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ABSTRACT: This publication attempted to evaluate the frequency of mold colonization and infection and the procalcitonin serum concentrations (PCT) among lung transplant recipients.
We included 49 patients (36 males and 13 females) of mean age at transplantation of 47.1±13.6 years. Molds were isolated using routine microbiologic methods. PCT (ng/mL) was measured using an immunoluminescence assay with values below 0.5 showing no probability of infection, 0.5 to 2.0, a moderate infection risk; 2.0 to 10, a high infection risk; and above 10 high sepsis risk.
Twenty-four (49%) patients revealed the presence of molds in material from the lower respiratory tract (sputum, tracheal, or tracheobronchial aspirate), mini-bronchoalveolar lavage. Aspergillus species was isolated in 14 (28.6%) patients, Penicillium in 7 (14.3%) patients, and Zygomycetes fungi in 9 (18.4%) patients. The average PCT value from 61 examinations of PCT during fungal isolation was 0.5±0.7 ng/mL. However, when the studied group was categorized according to the PCT range, the rates for the groups were no infection (n=30; 49.2%), moderate (n=20; 32.8%), high (n=9; 14.8%) and high sepsis risk (n=2; 3.3%).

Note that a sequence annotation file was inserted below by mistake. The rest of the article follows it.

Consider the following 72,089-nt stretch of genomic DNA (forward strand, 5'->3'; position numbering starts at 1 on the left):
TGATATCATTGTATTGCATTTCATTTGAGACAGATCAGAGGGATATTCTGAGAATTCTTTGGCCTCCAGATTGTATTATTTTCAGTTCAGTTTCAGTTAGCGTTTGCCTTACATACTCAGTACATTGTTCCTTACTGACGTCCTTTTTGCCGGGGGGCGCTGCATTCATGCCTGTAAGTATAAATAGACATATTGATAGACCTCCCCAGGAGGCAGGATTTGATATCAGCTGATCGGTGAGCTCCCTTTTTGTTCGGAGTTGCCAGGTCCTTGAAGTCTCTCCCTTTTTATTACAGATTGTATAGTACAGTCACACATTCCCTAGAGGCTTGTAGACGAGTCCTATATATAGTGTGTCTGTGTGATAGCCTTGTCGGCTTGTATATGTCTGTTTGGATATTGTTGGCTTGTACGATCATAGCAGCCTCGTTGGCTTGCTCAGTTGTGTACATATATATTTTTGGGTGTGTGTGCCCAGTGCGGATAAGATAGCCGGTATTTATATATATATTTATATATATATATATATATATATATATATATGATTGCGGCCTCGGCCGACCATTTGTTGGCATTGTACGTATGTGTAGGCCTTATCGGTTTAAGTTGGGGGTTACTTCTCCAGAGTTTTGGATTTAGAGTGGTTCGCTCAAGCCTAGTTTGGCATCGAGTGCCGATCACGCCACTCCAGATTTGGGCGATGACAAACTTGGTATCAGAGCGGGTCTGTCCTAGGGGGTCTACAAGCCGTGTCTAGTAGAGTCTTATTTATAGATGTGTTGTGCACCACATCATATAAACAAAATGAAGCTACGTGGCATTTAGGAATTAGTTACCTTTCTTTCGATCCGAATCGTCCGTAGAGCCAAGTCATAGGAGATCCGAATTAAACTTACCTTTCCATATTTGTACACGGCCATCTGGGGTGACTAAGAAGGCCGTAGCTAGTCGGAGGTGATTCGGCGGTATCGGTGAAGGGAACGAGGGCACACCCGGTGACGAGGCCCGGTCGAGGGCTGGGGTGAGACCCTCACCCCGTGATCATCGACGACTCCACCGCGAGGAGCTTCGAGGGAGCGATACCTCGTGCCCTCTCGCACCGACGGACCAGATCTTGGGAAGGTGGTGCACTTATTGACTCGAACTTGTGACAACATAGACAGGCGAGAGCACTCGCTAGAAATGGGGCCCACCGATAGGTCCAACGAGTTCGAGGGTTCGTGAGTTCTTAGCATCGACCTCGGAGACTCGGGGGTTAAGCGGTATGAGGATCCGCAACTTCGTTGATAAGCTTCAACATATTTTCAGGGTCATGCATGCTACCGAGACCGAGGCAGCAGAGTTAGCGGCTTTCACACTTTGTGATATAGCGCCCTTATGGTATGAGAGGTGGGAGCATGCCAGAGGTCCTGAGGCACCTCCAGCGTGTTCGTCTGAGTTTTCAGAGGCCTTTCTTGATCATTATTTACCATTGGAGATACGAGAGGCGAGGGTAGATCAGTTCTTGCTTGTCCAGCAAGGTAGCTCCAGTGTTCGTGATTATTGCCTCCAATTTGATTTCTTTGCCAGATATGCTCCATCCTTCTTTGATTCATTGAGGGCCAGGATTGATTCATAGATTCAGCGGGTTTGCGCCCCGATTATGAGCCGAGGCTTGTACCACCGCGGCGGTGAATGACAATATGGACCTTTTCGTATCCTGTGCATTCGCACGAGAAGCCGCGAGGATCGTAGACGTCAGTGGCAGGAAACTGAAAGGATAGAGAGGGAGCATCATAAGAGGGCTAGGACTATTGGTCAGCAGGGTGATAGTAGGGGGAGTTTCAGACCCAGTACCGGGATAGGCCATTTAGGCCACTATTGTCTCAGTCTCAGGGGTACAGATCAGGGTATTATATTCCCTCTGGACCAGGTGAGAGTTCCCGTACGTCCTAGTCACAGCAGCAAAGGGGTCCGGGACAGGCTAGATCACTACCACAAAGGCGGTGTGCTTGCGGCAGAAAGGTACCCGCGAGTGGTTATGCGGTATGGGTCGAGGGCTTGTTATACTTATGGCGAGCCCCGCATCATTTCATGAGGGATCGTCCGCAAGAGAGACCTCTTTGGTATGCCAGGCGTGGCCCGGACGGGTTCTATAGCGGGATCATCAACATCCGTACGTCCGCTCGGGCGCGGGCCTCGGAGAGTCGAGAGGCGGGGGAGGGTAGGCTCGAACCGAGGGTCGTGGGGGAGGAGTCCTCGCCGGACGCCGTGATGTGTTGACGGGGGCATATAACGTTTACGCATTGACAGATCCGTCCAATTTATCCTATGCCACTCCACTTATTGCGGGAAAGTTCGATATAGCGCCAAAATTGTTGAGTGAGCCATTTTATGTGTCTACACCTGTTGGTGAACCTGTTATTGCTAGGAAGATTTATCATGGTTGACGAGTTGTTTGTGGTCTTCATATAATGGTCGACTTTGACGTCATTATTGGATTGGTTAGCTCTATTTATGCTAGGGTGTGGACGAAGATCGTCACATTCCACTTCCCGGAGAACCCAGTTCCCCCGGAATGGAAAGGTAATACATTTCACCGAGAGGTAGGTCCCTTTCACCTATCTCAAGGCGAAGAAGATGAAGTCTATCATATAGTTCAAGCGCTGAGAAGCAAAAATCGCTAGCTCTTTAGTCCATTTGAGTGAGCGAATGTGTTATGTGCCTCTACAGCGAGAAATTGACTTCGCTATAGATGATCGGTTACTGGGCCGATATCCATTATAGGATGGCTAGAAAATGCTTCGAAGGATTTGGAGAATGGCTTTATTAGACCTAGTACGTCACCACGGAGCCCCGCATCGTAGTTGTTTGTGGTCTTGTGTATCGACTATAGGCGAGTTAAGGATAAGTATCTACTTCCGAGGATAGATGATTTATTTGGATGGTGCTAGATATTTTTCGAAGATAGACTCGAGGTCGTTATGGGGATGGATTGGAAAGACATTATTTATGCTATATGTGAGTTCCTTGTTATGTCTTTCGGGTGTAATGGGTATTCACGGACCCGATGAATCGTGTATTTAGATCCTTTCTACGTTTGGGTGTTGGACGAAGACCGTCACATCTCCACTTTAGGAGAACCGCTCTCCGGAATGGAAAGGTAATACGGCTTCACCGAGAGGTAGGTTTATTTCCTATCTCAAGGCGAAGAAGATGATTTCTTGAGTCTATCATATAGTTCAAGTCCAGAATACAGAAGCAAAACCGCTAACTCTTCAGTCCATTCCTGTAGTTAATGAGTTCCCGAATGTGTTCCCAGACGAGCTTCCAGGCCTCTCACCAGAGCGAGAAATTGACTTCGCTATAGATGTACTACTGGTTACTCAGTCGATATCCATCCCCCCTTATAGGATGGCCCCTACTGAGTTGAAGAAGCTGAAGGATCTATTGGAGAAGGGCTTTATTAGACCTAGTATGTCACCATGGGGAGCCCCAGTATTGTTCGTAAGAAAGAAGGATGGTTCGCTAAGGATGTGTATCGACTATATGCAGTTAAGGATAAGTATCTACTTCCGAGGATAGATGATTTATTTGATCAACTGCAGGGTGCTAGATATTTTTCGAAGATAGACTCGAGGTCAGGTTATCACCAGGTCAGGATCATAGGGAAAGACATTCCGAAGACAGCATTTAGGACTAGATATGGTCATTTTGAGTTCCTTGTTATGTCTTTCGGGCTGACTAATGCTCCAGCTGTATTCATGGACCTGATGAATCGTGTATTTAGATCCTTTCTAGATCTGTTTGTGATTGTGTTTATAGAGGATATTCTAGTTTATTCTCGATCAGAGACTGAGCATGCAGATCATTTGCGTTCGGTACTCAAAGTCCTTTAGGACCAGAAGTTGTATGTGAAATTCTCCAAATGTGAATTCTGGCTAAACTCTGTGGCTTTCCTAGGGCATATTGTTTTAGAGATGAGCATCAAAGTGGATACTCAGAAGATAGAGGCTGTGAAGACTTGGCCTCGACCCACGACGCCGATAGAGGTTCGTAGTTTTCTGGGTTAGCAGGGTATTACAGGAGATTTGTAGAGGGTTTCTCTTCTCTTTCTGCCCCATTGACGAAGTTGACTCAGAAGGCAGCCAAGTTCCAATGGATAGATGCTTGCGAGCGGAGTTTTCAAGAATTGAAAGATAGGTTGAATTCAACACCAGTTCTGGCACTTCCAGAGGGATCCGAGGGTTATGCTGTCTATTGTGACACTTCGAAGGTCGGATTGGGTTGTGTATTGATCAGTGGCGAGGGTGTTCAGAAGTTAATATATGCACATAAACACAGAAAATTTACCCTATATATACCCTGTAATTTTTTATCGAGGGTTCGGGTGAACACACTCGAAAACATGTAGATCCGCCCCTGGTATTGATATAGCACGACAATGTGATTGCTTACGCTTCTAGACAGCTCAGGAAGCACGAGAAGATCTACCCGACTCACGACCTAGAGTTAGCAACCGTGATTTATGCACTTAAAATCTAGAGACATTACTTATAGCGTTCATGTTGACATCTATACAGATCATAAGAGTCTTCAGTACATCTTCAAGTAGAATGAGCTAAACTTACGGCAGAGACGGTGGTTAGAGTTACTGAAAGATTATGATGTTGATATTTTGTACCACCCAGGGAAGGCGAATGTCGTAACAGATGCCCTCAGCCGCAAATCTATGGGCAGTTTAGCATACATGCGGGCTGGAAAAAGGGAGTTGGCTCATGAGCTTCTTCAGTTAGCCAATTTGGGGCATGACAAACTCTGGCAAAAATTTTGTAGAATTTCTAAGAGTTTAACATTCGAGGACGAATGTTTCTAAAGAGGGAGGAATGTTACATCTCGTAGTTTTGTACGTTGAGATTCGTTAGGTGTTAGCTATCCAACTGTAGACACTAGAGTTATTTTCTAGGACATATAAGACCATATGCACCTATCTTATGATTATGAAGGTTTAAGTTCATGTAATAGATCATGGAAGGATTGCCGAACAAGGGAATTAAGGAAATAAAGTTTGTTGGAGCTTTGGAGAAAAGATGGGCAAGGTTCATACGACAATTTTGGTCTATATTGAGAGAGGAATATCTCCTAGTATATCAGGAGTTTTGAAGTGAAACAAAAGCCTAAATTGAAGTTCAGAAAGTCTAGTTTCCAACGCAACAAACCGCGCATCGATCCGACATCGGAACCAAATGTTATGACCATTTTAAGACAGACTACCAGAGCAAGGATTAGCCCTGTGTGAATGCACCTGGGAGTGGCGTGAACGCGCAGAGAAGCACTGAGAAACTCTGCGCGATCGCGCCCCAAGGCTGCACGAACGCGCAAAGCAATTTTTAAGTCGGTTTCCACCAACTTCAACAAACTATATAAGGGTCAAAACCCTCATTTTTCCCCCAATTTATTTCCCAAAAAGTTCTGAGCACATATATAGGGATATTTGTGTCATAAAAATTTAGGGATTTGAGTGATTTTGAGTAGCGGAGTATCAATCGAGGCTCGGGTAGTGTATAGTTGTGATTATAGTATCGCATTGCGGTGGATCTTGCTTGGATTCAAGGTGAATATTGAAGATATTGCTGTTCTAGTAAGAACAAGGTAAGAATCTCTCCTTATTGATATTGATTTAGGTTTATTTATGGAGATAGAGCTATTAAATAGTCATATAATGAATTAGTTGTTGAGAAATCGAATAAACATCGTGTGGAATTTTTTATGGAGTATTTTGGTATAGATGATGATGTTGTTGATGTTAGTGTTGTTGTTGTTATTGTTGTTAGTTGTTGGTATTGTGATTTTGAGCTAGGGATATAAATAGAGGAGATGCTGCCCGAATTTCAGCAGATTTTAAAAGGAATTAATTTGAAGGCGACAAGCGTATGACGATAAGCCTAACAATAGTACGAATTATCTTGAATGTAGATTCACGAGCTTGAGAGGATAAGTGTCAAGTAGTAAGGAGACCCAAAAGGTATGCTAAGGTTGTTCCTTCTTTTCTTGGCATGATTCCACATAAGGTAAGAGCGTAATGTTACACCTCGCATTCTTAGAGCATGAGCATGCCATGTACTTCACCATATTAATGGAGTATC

The mold colonization of transplanted lung is a frequent complication and should be considered even in the case of proper prophylaxis. Procalcitonin might be the marker helpful in mold infection diagnosis.
Transplantation Proceedings 10/2011; 43(8):3089-91. · 0.95 Impact Factor